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Devis’d impeachments to imprison him :
my shame, Yet from my dugs he drew not this deceit. Son. Think you, my uncle did dissemble, gran
dam? Duch. Ay, boy. Son. I cannot think it. Hark! what noise is this !
Enter Queen ELIZABETII distractedly; RIVERS,
and DORSET, following her. Q. Eliz. Ah! who shall hinder me to wail and
weep? To chide
my fortune, and torment myself? I'll join with black despair against my soul, And to myself become an enemy.
Duch. What means this scene of rude impatience?
Q. Eliz. To make an act of tragick violence:-
Duch. Ah, so much interest have I in thy'sorrow,
As I had title in thy noble husband !
with our kindred tears? Daugh. Our fatherless distress was left unmoan'd, Your widow-dolour likewise be unwept !
Q. Eliz. Give me no help in lamentation,
dear lord Edward ! Chil. Ah, for our father, for our dear lord Clarence! Duch. Alas, for both, both mine, Edward and
Clarence ! Q. Eliz. What stay had I, but Edward ? and he's
gone. Chil. What stay had we, but Clarence? and he's
How can we
Duch. What stays had I, but they? and they are
gone. Q. Eliz. Was never widow, had so dear a loss. Chil. Were never orphans, had so dear a loss.
Duch. Was never mother had so dear a loss. Alas! I am the mother of these griefs ; Their woes are parcell'd,4 mine are general. She for an Edward weeps, and so do I; I for a Clarence weep, so doth not she: These babes for Clarence weep, and so do I: I for an Edward weep, so do not they : Alas! you three, on me, threefold distress’d, Pour all your tears, I am your sorrow's nurse, And I will pamper it with lamentations. Dor. Comfort, dear mother; God is much dis
take with unthankfulness his doing ;
Riv. Madam, bethink you, like a careful mother,
Enter Gloster, BUCKINGHAM, STANLEY,
HASTINGS, RATCLIFF, and others. Glo. Sister, have comfort: all of us have cause To wail the dimming of our shining star ; But none can cure their harms by wailing them.Madam, my mother, I do cry you mercy, I did not see your grace :-Humbly on my knee I crave your blessing. Duch. God bless thee; and put meekness in thy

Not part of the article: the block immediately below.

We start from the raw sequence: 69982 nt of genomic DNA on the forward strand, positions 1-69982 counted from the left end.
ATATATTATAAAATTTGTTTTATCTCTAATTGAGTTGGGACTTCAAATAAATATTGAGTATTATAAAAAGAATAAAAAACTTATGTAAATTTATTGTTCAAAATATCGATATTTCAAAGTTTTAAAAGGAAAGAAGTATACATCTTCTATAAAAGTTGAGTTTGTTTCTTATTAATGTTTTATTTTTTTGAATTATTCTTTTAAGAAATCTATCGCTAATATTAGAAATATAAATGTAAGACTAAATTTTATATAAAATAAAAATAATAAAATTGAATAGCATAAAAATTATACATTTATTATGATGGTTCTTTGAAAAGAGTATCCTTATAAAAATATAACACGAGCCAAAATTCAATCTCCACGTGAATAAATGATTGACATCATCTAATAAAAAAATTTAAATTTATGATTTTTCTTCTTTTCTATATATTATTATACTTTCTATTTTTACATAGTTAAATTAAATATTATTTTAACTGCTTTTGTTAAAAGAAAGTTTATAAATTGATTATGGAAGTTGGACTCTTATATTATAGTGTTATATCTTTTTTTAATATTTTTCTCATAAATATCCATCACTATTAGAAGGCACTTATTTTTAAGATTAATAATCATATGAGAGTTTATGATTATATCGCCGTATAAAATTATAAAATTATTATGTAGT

breast, Love, charity, obedience, and true duty!
Glo. Amen; and make me die a good old man! That is the butt-end of a mother's blessing; [Aside. I marvel, that her grace did leave it out. Buck. You cloudy princes, and heart sorrowing
peers, That bear this mutual heavy load of moan, Now cheer each other in each other's love : Though we have spent our harvest of this king, We are to reap the harvest of his son. The broken rancour of your high-swoln hearts, But lately splinted, knit, and join'd together, Must gently be preserv'd, cherish'd, and kept : Me seemeth good, that, with some little train, Forthwith from Ludlow the young prince be fetch'd Hither to London, to be crown'd our king. Riv. Why with some little train, my lord of Buck
ingham? Buck. Marry, my lord, lest, by a multitude, The new-heal'd wound of malice should break out; Which would be so much the more dangerous,
By how much the estate is green, and yet ungo
vern'd: Where every horse bears his commanding rein, And may
direct his course as please himself, As well the fear of harm, as harm apparent, In my opinion, ought to be prevented.
Glo. I hope, the king made peace with all of us ; And the compact is firm, and true, in me.
Riv. And so in me; and so, I think, in all ; Yet, since it is but green, it should be put To no apparent likelihood of breach, Which, haply, by much company might be urg'd: Therefore I say, with noble Buckingham, That it is meet so few should fetch the prince. Hast. And so say
I. Glo. Then be it so; and go we to determine Who they shall be that straight shall post to Ludlow. Madam,-and you my mother,—will you go To give your censuress in this weighty business?
[Exeunt all but BUCKINGHAM and GLOSTER.
Glo. My other self, my counsel's consistory,